Director: Lo Lieh
Starring: Suen Gin Ming, Meng Chuan Sheng, Lok Yun, Fang Hua, Diang Wing,
I have always been a great admirer of Lo Lieh. One of the best and most dependable screen villains in the history of Hong Kong cinema (he was afterall among many other things, the original white haired villain, Pai Mei), it is extremely ironic that most viewers here in the West were first introduced the intense Indonesia native in the classic King Boxer (5 Fingers of Death) where he played the righteous and chaste hero. His list of screen credits is astonishingly long and varied, nearly encapsulating the whole of the genre itself. Not nearly so impressive is his scant list of directing credts. Starting with 1973's 'Devil and Angel', Lo has a mere nine titles in a twenty year span. This includes the cult favorite, 'Clan of the White Lotus for the Shaw Bros. and the curious brain horror flick, 'The Black Magic With Buddha. In 1987 he delivered his best effort, 'Zen Master 6'; a Hong Kong/Mainland co-production that melds the best of both territories.
In the film, the Abbott of Shaolin is dying and must name a successor among his young disciples. The short-tempered San Sau (Meng Chuan Sheng) seems the favorite, but the Abbott chooses the more thoughtful Wai Nam (Suen Gin Ming) and sends his prized pupil out to find enlightenment. The furious San Sau recklessly sends his brothers out to track him down. Meranwhile on his travels, Wai meets a potential love interest (Lok Yun) and helps a small costal village fend off invading pirates.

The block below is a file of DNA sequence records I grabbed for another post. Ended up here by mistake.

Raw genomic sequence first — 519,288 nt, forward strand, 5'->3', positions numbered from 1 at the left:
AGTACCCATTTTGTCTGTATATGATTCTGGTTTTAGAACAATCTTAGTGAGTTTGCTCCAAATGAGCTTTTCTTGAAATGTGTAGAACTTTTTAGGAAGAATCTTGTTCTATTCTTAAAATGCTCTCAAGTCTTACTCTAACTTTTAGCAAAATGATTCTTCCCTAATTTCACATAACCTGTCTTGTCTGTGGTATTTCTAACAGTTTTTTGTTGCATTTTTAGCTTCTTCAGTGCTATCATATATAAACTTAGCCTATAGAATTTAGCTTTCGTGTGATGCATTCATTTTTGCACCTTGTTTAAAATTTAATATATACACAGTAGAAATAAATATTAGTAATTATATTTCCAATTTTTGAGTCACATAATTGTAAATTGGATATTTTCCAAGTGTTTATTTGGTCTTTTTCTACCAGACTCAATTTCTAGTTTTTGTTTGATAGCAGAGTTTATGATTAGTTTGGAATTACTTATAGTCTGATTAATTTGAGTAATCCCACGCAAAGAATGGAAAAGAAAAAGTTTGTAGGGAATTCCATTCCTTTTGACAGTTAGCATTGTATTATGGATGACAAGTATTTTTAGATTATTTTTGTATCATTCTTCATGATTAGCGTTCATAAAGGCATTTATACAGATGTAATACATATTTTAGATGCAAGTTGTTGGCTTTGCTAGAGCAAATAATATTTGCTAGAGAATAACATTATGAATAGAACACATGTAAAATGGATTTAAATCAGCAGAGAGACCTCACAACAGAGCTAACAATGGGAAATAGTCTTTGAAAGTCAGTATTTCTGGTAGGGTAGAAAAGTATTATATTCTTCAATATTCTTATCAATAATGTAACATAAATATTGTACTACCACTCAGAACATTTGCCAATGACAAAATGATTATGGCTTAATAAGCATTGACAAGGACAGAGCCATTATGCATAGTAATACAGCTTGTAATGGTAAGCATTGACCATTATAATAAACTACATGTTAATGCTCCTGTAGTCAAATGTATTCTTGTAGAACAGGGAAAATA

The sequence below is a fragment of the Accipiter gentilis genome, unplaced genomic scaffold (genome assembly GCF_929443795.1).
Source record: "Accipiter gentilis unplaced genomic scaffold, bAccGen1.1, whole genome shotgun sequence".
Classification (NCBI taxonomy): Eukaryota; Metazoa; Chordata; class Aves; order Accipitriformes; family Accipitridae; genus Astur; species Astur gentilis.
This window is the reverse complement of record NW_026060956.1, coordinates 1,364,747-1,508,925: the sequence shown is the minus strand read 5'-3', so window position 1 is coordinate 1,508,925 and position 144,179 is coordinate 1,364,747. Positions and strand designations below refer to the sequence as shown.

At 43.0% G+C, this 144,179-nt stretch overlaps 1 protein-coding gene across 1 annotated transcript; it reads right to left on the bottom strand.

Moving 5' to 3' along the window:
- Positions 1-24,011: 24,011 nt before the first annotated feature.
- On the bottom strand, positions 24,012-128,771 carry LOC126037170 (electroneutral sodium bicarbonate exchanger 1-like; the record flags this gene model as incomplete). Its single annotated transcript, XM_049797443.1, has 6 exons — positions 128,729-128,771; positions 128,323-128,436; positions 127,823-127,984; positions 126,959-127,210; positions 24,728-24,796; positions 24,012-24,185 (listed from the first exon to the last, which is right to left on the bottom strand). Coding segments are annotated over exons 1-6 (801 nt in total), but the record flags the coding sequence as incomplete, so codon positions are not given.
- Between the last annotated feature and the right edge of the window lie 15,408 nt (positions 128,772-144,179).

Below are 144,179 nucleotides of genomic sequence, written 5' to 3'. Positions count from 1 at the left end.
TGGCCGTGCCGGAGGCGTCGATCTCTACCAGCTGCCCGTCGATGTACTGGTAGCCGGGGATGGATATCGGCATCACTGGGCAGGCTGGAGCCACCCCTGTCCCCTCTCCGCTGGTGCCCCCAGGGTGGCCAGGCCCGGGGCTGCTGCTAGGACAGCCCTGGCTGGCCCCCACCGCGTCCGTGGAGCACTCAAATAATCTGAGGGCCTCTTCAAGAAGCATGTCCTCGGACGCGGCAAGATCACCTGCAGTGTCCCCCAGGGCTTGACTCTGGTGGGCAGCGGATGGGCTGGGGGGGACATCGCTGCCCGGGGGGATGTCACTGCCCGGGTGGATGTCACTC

I had very limited info on this rarity (what little I had heard was positive) so I approached it with cautious optimism. What I came away with was one of the best Shaolin films I'd ever had the pleasure of watching. While hardly original (it's basic story right down to the outcome of it's proposed love story was lifted wholesale from 'The Shaolin Temple' starring Jet Lee), never have all the familiar elements come together quite so sharply as here. From the strong, understated performances to the swift and assured pacing (particularly in the oddly placed, yet totally agreeable pirate segment) to the excellent, creative, state of the art fight choreography, there is nary a false note struck through any of it's economic 93 min running time. The finale in particular where Wai Nam and San Sau settle their differences once and for all, is one of the best and most satisfying one on one duels in all of kung fu cinema.
'Zen Master 6' was obviously a labor of love for Lo Lieh (he also produced the epic) and it payed off with a derivitaive, yet thunderously satisfying martial arts epic that has thus far gone criminally underseen.